August 2, 2014 8:41:11 PM
Rheta Grimsley Johnson -
MUSCLE SHOALS, Ala. -- Imagine if your life were highlighted in a short, moving ceremony and condensed to its essence. What would they say about you?
Edwin "Peck" Rowell of Loachapoka, Ala., recently found out. As Peck waited for the Alabama Music Hall of Fame to unveil an "Achiever's Display" of his lifetime of work, curator George Lair summed it up nicely: "Anything involving music, seems like Peck's been involved."
Peck, 91, sat in a wheelchair, a Pied Piper's throng of family, friends and musicians around him. A gregarious and funny man not shy with his stories, Peck has been a singer, a songwriter, a band leader, radio disc jockey and, for more than two decades, owned and ran one of the most popular country dance clubs in the Southeast.
"A friend phoned from California and told me he had put my name into something called Google on the computer and found 273 'Peck' Rowells," the guest of honor joked.
Only one of those Pecks was being honored, however, by the prestigious Alabama Hall of Fame that includes in its membership no less than Hank Williams, Nat King Cole and Emmylou Harris.
Peck Rowell played and brought good music to the masses.
Steamy Saturday nights on the edge of Lake Martin near the Alabama town of Dadeville, a skating rink with its pecan wood floors would morph into something else. The Blue Creek Dance Hall would light up, crank up and attract like ants to Loachapoka syrup those who loved to hear real country.
Beginning in 1959, Peck and his dance band, the Covered Wagon Boys, introduced, each in his turn, Ray Price, Porter Wagoner, Ernest Tubb, Merle Haggard, Loretta Lynn, George Jones, Connie Smith and Charlie Louvin, to name but a few visiting stars. Peck's " read like another hall of fame -- the country music one.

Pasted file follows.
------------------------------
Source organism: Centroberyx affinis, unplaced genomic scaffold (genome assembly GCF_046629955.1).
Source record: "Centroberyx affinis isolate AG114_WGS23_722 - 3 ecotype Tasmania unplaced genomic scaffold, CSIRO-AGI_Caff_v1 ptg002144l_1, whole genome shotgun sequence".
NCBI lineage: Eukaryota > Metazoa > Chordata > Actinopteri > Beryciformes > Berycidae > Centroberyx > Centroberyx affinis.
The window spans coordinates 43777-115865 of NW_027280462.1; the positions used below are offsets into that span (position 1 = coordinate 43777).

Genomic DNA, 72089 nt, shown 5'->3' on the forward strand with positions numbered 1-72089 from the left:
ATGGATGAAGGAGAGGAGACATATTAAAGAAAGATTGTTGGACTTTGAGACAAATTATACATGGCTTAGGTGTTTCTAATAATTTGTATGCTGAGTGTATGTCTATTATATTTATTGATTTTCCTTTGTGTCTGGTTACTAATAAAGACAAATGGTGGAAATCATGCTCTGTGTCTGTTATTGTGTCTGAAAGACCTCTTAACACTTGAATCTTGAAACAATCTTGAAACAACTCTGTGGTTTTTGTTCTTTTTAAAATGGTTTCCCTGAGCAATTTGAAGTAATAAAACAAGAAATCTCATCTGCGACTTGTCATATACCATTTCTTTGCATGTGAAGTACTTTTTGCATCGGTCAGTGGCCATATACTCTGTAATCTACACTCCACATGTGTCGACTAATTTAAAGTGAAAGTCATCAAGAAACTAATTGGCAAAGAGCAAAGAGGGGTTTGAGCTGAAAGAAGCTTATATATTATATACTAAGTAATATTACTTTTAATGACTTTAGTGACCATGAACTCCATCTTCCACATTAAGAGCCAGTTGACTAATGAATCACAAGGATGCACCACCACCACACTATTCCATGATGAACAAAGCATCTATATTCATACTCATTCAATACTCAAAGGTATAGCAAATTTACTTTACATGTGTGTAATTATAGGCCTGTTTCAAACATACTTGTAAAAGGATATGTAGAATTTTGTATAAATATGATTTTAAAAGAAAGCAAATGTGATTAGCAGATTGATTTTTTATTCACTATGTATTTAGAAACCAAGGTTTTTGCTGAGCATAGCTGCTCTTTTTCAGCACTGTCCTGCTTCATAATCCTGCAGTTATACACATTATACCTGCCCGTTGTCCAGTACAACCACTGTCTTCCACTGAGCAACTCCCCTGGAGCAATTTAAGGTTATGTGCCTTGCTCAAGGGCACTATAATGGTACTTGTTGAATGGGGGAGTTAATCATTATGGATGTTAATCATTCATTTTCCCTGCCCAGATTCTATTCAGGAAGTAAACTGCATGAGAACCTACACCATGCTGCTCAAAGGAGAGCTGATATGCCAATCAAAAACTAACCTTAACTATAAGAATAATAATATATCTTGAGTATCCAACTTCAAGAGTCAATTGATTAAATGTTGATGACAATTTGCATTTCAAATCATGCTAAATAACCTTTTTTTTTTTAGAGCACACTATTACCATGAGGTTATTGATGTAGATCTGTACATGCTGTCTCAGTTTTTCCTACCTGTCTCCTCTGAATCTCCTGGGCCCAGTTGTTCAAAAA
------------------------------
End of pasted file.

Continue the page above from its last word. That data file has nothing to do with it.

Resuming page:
One of the first big names Peck hired to draw a crowd was bluegrass legend Bill Monroe, who agreed to show up for $350. Monroe arrived at Blue Creek with laryngitis, willing to play but unable to sing. Instead, one of Monroe's guitar players replaced him on lead vocals. The substitute: Del McCoury.
As I listened to Peck's rich ruminations, I remembered the old raspy Jimmy Durante line: "I've got a million of 'em."
I knew him briefly as a good neighbor in the late 1970s, when I lived in Loachapoka. I once took a picture of Peck's triplet kid goats for the local newspaper.
I eagerly read his recent memoir, "A Place I Couldn't Leave," remembering my year of bucolic fun in peaceful little Loachapoka. I rented a house just across from the antebellum Rowell home place where Peck grew up as one of nine children.
"I love country music better than anything," he admitted, an emotional catch in his voice. "It's been my life."
He began playing "Redwing" on the harmonica at age 7, went on to know stars like Hank Williams and Kitty Wells, kept on entertaining at church functions after a heart attack forced him to give up the club at Blue Creek.
Unlike Peck, I left Loachapoka. But I envy a man who knows his heart and his home.